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Home arrow Archives Index arrow July 1998 arrow July 1998 - English
July 1998 - English PDF Print E-mail


The International Journal of Clinical and Experimental Hypnosis
Volume 46, Number 3 - July 1998 - English

 

Editor's Note:

Hypnotic Susceptibility Order Effects in Waking Analgesia JANINE B. BRODEUR, RICHARD M. KURTZ, and MICHAEL J. STRUBE

Waterloo-Stanford Group Scale of Hypnotic Susceptibility, Form C Manual and Response Booklet KENNETH S. BOWERS

Experiential Scoring for the Waterloo-Stanford Group C Scale IRVING KIRSCH, LEONARD S. MILLING, AND CHERYL BURGESS

Effects on Suggestibility of a New Method of Active-Alert Hypnosis: Alert Hand ETZEL CARDE³A, Ph.D., ANA ALARC”N, ANTONIO CAPAFONS, Ph.D., AND AGUSTђN BAYOT, Ph.D.

Intentionality during Hypnosis: An Ironic Process Analysis BRENDA J. KING AND JAMES R. COUNCIL - North Dakota State University

 

Book Reviews:

Creative Scripts for Hypnotherapy by M. E. Hunter Ericksonian Monograph No. 10. Difficult Contexts for Therapy by Stephen. R. Lankton and Jeffrey K. Zeig (Eds.)
Reviewed by PHYLLIS ALDEN

Healing the Divided Self: Clinical and Ericksonian Hypnotherapy for Post-Traumatic and Dissociative Conditions by Maggie Phillips and Claire C. Frederick
Reviewed by THOMAS F. NAGY

 

Effects on suggestibility of a new method of active-alert hypnosis: Alert hand
Etzel Cardeöa, Ph.D., Uniformed Services University of the Health Sciences, Bethesda Ana Alarc÷n, Antonio Capafons, Ph.D., and Agustân Bayot, Ph.D., Universitat de ValÚncia, Spain

Abstract: Research has shown that the active-alert method described by B½nyai and Hilgard (1976) produces a similar increase on suggestibility as relaxation-based techniques, but it has some limitations, including the need for a stationary bicycle and a certain level of physical fitness. We compared that method with the new "alert hand" method, which emphasizes activity and alertness, but is simpler and less strenuous. In a repeated measures, counterbalanced design (N=80), we found that: 1) the alert hand method produced significantly higher objective and subjective suggestibility scores than the active-alert technique; and 2) a high percentage (23%) of participants discontinued participation during the active-alert method, but not during the alert hand method. The alert hand method extends the benefits of active hypnosis to individuals who may have difficulties with the physical demands required by the active-alert method, and it seems to enhance suggestibility even more.

 

Hypnotic Susceptibility Order Effects in Waking Analgesia
Janine B. Brodeur, Richard M. Kurtz, and Michael J. Strube Washington University, St. Louis, Missouri

Abstract: This study reexamined Spanos, Hodgins, Stam, and Gwynn's (1984) contention that susceptibility testing order effects generated a relationship between waking analgesia pain reduction and level of hypnotic responsiveness. Undergraduate volunteers with no previous hypnosis experience were individually screened on the SHSS:C and randomly assigned to two groups. Group 1 (n=69) received a cold pressor pain protocol (baseline/waking analgesia) prior to susceptibility testing. Group 2 (n=69) received the treatment in reverse order. Our findings do not support Spanos, Hodgins, et al.'s contention that susceptibility testing order effects generate the often reported relationship between waking analgesia and level of hypnotic responsiveness. We found significant partial correlation coefficients between the SHSS:C and nonhypnotic pain reduction regardless of order of susceptibility testing. Implications about the adequacy of design-generated expectancies to explain hypnotic analgesia phenomena were examined.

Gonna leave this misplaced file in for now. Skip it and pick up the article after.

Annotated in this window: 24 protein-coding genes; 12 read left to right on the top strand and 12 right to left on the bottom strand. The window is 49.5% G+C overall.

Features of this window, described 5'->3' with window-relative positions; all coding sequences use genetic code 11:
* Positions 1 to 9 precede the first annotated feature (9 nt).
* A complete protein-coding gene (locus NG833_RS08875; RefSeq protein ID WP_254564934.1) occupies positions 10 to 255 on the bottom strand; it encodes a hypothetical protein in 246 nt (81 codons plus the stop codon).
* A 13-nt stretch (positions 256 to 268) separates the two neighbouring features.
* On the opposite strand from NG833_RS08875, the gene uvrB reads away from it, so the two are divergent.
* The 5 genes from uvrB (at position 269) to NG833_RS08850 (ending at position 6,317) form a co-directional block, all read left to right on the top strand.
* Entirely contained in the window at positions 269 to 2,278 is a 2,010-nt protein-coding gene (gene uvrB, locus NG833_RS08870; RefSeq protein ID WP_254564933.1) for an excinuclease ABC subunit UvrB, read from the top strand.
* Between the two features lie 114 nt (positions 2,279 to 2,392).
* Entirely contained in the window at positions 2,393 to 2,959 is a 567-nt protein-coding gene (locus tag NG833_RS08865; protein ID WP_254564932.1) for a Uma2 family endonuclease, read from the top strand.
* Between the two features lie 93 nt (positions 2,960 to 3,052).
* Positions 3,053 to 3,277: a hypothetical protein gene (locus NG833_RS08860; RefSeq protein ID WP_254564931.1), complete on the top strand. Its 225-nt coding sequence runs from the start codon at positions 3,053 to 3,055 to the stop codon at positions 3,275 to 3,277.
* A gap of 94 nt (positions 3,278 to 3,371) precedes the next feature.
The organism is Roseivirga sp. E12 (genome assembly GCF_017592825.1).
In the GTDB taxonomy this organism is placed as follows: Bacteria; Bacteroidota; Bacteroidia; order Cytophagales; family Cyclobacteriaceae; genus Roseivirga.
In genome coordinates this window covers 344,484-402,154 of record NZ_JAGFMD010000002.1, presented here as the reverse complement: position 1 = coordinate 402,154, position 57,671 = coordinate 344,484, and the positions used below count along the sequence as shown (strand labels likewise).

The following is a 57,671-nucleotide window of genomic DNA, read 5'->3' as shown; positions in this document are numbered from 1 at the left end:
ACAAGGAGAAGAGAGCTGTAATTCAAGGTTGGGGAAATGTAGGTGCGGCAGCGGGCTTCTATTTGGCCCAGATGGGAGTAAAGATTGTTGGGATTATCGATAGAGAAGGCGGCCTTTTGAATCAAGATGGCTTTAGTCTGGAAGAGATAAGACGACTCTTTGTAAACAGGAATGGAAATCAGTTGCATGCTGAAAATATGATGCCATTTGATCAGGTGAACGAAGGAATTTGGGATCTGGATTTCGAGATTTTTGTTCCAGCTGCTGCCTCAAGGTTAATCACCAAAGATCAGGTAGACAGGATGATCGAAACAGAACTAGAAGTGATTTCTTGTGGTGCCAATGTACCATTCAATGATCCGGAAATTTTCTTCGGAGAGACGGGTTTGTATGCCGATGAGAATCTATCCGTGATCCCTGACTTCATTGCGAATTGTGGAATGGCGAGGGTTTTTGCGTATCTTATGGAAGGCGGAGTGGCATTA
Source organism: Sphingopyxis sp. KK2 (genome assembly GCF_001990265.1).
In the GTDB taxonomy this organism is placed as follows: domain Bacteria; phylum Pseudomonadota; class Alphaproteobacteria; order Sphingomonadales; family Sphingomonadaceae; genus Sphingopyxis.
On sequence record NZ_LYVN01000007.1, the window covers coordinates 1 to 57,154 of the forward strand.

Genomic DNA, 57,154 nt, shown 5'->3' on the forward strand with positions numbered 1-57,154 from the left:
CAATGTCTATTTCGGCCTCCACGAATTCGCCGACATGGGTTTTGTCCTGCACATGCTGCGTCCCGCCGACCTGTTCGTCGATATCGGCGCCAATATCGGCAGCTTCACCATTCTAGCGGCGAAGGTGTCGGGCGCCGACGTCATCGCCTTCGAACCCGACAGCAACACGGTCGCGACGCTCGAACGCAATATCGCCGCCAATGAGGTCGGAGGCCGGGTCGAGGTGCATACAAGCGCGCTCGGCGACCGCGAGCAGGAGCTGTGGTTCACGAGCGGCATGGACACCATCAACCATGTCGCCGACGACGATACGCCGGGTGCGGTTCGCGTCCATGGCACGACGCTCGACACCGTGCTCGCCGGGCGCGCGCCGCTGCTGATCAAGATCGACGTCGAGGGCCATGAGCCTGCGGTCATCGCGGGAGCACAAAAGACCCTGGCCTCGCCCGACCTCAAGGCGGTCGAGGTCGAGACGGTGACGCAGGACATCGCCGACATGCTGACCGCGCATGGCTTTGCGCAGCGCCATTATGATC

Experiential Scoring for the Waterloo-Stanford Group C Scale
Irving Kirsch, Leonard S. Milling, and Cheryl Burgess1,2 University of Connecticut, Storrs

Abstract: A scale is presented that assesses subjective experiences associated with the test suggestions contained in the Waterloo-Stanford Group C scale, a group adaptation of the Stanford Hypnotic Susceptibility Scale: Form C. This scale, along with the standard behavioral scoring system of the WSGC, was given to 926 students at the University of Connecticut. Normative data from this sample indicate that the experiential scoring scale is both reliable and valid as a measure of suggestibility. It is suggested that it may be useful to supplement behavioral scoring with experiential scoring when the WSGC is used.

 

Waterloo-Stanford Group Scale of Hypnotic Susceptibility, Form C Manual and Response Booklet
Kenneth S. Bowers University of Waterloo

Abstract: The manual and response booklet for the Waterloo-Stanford Group Scale of Hypnotic Susceptibility, Form C (WSGC) is presented. The WSGC is a group adaptation of the individually administered Stanford Hypnotic Susceptibility Scale, Form C (SHSS:C; Weitzenhoffer & Hilgard, 1962).

 

Intentionality during Hypnosis: An Ironic Process Analysis
BRENDA J. KING AND JAMES R. COUNCIL - North Dakota State University

Abstract: Two studies were completed to test whether responding to hypnotic suggestions requires intentional effort. Hypnotic suggestions for amnesia were used as an analog of thought suppression and Wegner's (1994) model of ironic processing was applied to hypnotic responding. In the first study, participants were required to maintain suggested amnesia while performing a cancellation task with and without a cognitive load. The second study required suppression of thoughts of a favorite car, once with "blank mind" instructions and then with a suggestion for amnesia. The results of these studies indicate that dissociated control theory (Bowers, 1994) provides the best explanation for hypnotic responding in one subset of highly hypnotizable participants, while more intentional responding provides the best explanation for others. 

 
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